The Negotiator Magazine

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When Negotiations Stall, Position the Other Side for Easy Acceptance

Roger Dawson

When you're negotiating with people who have studied negotiating, and are proud of their ability to negotiate, you can get ridiculously close to agreement, and the entire negotiation will still fall apart on you. When it does, it's probably not the price or terms of the agreement that caused the problem, it's the ego of the other person as a negotiator. When that happens, Power Negotiators use a simple technique that positions the other person for easy acceptance.

Let's say that you market advertising specialties, such as rulers, with the company's name on it-or custom printed baseball caps and T-shirts. You have made an appointment to meet with the manager at a local appliance store. What you may not realize is that just before you showed up in his office, the manager said to the owner of the store, "You just watch me negotiate with this advertising specialty representative. I know what I'm doing, and I'll get us a good price."

Now he's not doing as well as he hoped in the negotiation and he may be reluctant to agree to your proposal because he doesn't want to feel that he lost to you as a negotiator. That can happen, even when the other person knows that your proposal is fair and it satisfies his needs in every way.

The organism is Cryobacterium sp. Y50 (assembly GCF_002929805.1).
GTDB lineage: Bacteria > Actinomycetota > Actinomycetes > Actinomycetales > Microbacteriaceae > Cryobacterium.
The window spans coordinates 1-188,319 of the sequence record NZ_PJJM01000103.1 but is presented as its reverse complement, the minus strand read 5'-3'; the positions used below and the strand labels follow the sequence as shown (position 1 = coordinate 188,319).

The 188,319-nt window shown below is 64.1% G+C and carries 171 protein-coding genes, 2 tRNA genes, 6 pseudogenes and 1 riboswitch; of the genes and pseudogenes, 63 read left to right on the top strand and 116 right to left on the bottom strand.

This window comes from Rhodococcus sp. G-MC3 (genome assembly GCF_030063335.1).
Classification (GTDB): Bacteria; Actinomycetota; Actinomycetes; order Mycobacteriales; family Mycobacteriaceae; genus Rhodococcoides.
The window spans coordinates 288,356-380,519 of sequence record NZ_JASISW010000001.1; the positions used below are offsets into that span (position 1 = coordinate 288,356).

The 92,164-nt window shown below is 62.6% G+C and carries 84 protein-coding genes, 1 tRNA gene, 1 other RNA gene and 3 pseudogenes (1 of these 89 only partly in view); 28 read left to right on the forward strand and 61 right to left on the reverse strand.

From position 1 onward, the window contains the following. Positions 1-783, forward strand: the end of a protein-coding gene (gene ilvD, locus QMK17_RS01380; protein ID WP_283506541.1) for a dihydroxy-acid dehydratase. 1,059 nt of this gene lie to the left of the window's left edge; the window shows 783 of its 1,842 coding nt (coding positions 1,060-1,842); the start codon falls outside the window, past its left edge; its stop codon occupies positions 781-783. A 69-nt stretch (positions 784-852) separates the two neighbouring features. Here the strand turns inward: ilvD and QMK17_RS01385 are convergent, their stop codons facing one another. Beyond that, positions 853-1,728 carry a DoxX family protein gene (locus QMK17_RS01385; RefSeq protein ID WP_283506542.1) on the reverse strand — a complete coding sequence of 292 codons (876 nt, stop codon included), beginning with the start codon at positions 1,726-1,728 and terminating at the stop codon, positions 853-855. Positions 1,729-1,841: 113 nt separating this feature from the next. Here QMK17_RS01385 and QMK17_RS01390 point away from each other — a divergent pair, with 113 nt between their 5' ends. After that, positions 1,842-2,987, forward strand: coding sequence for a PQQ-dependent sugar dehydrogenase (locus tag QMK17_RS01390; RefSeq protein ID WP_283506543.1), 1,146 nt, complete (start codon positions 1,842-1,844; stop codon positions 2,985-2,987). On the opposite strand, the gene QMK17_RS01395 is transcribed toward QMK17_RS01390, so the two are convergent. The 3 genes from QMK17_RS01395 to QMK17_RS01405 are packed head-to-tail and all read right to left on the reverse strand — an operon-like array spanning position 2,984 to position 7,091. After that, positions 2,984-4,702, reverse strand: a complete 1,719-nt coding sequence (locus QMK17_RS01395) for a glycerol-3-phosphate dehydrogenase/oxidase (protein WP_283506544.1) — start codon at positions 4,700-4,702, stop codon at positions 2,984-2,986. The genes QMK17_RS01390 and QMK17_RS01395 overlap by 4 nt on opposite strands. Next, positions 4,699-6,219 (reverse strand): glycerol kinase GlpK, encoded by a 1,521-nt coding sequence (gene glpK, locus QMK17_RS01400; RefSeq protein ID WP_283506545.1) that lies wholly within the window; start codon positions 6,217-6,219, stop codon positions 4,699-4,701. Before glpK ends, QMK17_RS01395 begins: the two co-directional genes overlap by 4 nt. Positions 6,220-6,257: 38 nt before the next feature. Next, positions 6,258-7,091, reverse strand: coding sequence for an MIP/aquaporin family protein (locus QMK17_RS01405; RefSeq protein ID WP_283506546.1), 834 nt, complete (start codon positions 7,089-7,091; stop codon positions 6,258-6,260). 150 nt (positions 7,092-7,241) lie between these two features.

So, when this happens you must find a way to make the other person feel good about giving in to you. You must Position for Easy Acceptance. Power Negotiators know that the best way to do this is to make a small concession just at the last moment. The size of the concession can be ridiculously small, and you can still make it work because it's not the size of the concession that's critical, but the timing.

So, you might say, "We just can't budge another dime on the price, but I tell you what. If you'll go along with the price, I'll personally supervise the printing to be sure that it goes smoothly."

Perhaps you were planning to do that anyway, but the point is that you've been courteous enough to position the other person so that he can respond, "Well all right, if you'll do that for me, we'll go along with the price." Then he doesn't feel that he lost to you in the negotiation. He felt that he traded off.

Positioning for Easy Acceptance is another reason why you should never go in with your best offer up front. If you have offered all of your concessions already, before you get to the end of the negotiation, you won't have anything left with which to position the other side.

Here are some other small concessions that you can use to position:

1. You're selling a boat, so you offer to take the buyers out and show them how to sail it.

2. If you sell office equipment, offer to inventory their supplies and set them up on an automatic reordering system.

3. You're selling a car, so you offer to include the snow chains. Hold this price for 90 days in case they want to duplicate this order.

4. You're hiring someone and can't pay him or her what they asked, but you offer to review it after 90 days.

5. Offer forty-five day terms instead of 30 days.

6. Offer three years for the price of two on an extended service warranty.

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